12th of June – 20th of June 2019:
Unfortunately, two days ago, Nico got Malaria as well. Therefore, we decided to continue without him. We said goodbye to Nico and as well to our awesome and energetic host John. The family where we spend some time at the day of our arrival and where we bought our food during the last few days, we said goodbye before we really started. The woman works tireless seven days a week from 7 AM to 11PM in her shop. Her kids are, except they visit school, always with her.
Yesterday, we wanted to continue cycling, but due to the heavy rain in the morning, we stayed another night. After two kilometers, Fabian realized that he has a flat tire and we stopped next to a shelter. Just after we stopped, it started to rain heavily and we actually wanted to wait a bit longer than the repairs.
The rain almost stopped and we tried our luck again. Like this, we stopped repeatedly for the next 5km and made no progress. The last stop was unknowingly at a shop, where they filled the plastic bags with water and sold them. The friendly Nigerian owner showed us around the production site. Finally, we know how these absurd plastic bags filled with water are produced. At 3PM, we decided to put on our rain jacket and continue despite the rain. Accompanied by heavy rain and soaked in a few minutes, we cycled along flooded roads and observed how streams with lots of water transported rocks and trash onto the road. Luckily, the rain stopped and in the evening, we could stay in an empty house of a family, after we asked the village chef for allowance.
The sun was out most of the day and we could even dry our shoes during the breaks. Unfortunately, we neglected the sun protection and had burned arms and faces in the evening, since we did not expose our bodies to the sun since many days.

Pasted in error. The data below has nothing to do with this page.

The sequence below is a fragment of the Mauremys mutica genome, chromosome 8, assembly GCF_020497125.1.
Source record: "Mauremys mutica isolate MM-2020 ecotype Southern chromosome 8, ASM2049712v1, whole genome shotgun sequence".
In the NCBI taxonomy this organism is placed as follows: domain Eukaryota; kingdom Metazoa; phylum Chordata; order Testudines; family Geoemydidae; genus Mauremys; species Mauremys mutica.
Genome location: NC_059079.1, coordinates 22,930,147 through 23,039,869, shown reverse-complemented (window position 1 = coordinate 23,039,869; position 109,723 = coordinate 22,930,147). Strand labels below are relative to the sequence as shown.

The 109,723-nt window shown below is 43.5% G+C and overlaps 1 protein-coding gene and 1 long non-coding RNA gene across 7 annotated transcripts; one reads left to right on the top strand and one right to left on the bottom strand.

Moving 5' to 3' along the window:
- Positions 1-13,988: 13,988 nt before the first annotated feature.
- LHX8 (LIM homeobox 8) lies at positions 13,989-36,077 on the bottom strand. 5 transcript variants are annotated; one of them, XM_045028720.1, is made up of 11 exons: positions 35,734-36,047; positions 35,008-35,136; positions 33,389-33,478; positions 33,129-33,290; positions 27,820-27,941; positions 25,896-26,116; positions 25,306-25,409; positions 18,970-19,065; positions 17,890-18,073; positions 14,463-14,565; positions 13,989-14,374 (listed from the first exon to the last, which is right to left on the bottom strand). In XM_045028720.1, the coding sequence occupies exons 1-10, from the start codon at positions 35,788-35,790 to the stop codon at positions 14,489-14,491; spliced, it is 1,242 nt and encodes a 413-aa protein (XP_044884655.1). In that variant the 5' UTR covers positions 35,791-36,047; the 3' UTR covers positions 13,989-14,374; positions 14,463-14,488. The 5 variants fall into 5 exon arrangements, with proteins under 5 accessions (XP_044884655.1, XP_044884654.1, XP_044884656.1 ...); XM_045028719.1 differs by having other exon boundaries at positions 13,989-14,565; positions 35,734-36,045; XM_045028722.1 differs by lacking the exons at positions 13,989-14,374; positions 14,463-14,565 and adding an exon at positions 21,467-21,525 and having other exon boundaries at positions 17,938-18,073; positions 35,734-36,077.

We cycled on the perfect tarmac road passing small villages, where children and even women screamed “Apoto” (white man) and danced around. We have to get used to this again after more than a week in the big city. In Mile 91, we refueled our bodies and talked to a 10 years old boy, who was leading the small restaurant when his mother is not there. Unbelievable what kind of responsibility kids in Africa undertake and how mature they appear.
In the evening, more than a dozen of villagers observed us, while we pitched the inner tent in one of the empty buildings. Sometimes, it feels like they are watching at us as if we would appear in a TV show.
At 7 AM, our new friends visited our room where we stayed and asked if we slept well. Of course, we were still sleeping and after a couple of minutes, they left and then came back with all the children an hour later. Until our departure, the children and teenagers did not leave us alone, since it was special for the villagers to see what we were doing.
We cycled past many villages, where people greeted us friendly and dried their clothes on bamboo rods. From time to time, we filled our water bottles, as usual from one of the many wells. Since Dakar, we carried a qualitatively sophisticated water filter, but never used it so far.
Only few cars use the main road and in many, we saw white people sitting in the passenger seat. Those are not tourists, but rather employees of one of the many represented non-governmental organizations (NGO) like United Nations (UN) or projects of the European Union (EU). For instance, they built wells, schools and hospitals to improve the quality of living for the poor population.
Quickly, we reached Bo, the second largest city of the country. Here, we decided to cycle the newly constructed tarmac road to Zimmi, instead to the unfinished road passing Kenema. Many locals worked under the lead of the Chinese along the road and shoveled rubble out of the future roadside ditch. In the evening, we even met a German engineer, who is in charge of the second part of the road works and stays two years in Sierra Leone for this job.